Managers and clinicians in public health are so busy they simply do not have time to think of better ways of working, of learning new ways of working that would make their work easier, more effective and more efficient. They are stuck in a busyness vortex that is keeping them stuck in time – and yet the demands on their time are increasing and changing. They are so fixated on getting things done on time, that they can’t stop to reflect if these things are the right things, or if it is possible for someone else, or something else, to do these things.
And it is the same for management. I have noticed how managers in the public health care system can be really task focused. Understandable. Their performance metrics are all about tasks and time – not people, process or improvement. They struggle to find the time to improve their own management practices. So it should be no surprise that they continue to apply management principles and practices that are outdated and tend to demotivate rather than inspire engagement. And this is the irony of healthcare – the clinical workforce is highly qualified and skilled. They can perform their core functions autonomously – and do not need a manager to tell them what to do. In fact, we see evidence of this fact when, despite really poor management, the show goes on – patients are still seen and treated. Even when clinicians are disengaged from the organisation, stressed out or even burned out, they continue to see and treat their patients. The cracks show in the lack of care with which this is delivered. Patient experience is possibly the best indicator of clinician engagement.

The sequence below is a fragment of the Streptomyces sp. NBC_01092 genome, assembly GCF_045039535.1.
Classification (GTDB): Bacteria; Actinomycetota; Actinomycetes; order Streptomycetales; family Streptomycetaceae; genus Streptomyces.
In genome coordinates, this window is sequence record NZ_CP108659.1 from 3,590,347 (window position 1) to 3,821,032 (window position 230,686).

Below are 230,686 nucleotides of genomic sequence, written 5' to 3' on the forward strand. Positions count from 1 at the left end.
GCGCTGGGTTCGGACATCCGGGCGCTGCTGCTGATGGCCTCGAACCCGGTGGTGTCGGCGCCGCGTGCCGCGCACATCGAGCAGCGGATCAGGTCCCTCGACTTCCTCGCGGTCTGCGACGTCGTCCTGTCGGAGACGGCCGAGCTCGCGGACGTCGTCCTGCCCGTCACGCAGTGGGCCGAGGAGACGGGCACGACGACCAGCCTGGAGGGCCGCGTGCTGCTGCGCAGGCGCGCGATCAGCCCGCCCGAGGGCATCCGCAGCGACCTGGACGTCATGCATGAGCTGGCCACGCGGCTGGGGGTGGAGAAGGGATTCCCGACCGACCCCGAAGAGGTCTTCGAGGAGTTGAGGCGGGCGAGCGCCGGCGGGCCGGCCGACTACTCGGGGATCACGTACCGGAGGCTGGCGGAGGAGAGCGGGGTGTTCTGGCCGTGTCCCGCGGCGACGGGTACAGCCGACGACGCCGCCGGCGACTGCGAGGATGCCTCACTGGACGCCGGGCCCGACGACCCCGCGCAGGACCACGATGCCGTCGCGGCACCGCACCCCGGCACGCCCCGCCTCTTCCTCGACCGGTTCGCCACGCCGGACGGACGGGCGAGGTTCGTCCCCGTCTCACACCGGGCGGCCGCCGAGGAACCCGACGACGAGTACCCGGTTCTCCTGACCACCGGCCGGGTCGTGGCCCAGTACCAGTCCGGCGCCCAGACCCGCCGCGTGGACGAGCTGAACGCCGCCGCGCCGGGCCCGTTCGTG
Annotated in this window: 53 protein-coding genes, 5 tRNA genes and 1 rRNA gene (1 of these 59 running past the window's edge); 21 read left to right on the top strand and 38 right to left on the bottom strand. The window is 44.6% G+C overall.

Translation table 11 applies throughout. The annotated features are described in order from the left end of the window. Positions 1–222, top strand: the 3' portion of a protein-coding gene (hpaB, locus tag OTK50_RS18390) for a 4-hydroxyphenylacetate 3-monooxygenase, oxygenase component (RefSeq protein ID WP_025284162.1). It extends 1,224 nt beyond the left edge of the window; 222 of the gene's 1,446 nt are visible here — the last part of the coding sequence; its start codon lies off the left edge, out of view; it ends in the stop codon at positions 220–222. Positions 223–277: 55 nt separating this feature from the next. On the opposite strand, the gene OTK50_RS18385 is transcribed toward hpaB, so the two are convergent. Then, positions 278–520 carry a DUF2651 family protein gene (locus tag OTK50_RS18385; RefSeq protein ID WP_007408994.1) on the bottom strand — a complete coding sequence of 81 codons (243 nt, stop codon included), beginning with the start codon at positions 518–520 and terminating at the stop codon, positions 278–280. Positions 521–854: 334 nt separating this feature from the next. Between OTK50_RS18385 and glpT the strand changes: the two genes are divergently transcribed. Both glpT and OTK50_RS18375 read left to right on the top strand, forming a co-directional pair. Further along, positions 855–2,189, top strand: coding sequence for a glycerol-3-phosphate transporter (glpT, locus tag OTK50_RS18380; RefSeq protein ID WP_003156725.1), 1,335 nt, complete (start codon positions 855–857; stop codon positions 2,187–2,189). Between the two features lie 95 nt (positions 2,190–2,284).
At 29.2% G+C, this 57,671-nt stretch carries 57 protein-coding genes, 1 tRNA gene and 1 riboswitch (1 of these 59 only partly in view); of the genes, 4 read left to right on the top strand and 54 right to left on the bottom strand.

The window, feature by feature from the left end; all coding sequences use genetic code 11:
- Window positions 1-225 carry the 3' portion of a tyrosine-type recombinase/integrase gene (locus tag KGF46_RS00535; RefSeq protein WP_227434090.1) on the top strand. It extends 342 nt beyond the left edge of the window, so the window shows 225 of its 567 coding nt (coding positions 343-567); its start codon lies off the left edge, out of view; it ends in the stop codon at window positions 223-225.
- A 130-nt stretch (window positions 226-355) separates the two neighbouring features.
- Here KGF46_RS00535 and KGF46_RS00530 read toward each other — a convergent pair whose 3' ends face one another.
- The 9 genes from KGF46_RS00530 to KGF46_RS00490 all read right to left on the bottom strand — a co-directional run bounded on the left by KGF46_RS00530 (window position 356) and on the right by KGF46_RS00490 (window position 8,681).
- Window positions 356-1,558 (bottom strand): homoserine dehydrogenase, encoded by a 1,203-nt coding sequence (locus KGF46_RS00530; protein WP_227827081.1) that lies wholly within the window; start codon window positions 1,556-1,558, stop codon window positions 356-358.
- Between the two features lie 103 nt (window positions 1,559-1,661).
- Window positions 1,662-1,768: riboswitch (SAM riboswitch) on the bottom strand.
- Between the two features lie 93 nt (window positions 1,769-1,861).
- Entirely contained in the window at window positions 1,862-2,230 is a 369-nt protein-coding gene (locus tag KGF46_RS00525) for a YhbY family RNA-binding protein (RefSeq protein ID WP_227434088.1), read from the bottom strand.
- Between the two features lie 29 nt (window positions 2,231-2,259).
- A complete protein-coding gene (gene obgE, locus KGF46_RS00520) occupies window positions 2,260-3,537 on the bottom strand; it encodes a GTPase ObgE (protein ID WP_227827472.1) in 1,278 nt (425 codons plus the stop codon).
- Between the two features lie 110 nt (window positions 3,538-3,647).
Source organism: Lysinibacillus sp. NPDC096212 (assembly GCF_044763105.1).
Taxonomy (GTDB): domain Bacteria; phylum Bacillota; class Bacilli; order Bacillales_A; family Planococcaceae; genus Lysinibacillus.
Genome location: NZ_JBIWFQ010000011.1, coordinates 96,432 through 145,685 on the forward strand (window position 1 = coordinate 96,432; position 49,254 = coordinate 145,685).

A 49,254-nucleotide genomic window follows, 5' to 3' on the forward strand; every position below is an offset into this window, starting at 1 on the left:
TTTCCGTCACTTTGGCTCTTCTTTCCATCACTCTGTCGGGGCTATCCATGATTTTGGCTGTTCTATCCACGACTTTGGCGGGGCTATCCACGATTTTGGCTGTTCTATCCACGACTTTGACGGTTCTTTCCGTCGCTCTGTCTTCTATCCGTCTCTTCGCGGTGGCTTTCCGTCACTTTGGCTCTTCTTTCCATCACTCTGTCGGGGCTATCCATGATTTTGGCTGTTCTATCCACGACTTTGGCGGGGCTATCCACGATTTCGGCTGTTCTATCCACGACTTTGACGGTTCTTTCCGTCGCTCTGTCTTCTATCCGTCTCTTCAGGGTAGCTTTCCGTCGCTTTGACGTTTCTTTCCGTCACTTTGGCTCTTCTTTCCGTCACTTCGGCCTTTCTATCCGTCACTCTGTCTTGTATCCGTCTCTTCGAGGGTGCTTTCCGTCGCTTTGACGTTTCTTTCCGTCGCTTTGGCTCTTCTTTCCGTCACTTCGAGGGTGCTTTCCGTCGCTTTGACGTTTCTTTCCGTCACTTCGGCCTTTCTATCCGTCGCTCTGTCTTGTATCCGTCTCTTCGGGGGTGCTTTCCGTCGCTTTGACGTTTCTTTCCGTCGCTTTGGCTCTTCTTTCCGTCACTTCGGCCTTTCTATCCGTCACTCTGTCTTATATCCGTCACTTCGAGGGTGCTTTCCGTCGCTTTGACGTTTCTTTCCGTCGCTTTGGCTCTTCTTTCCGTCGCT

Dan Pink explains how skilled employees are motivated less by money and more by purpose, mastery and autonomy. But this is not a new idea. Warren Bennis, nearly 50 years earlier, predicted that organisations would morph into “organic-adaptive structures’ – more like communities and less like hierarchies. Where people were motivated intrinsically by a purpose, not extrinsically by a pay packet. Control was diffuse and drew from shared aspirations and culture – not centralised in the boss and policies. Roles and contributions were not predetermined – people could work to their strengths, contributing their best.
In some places this is already happening. Jim Whitehurst, author of ‘The Open Organisation’, explains how this was achieved in RedHat. But I am not sure where this is happening anywhere in healthcare. If you know of an example, please let me know.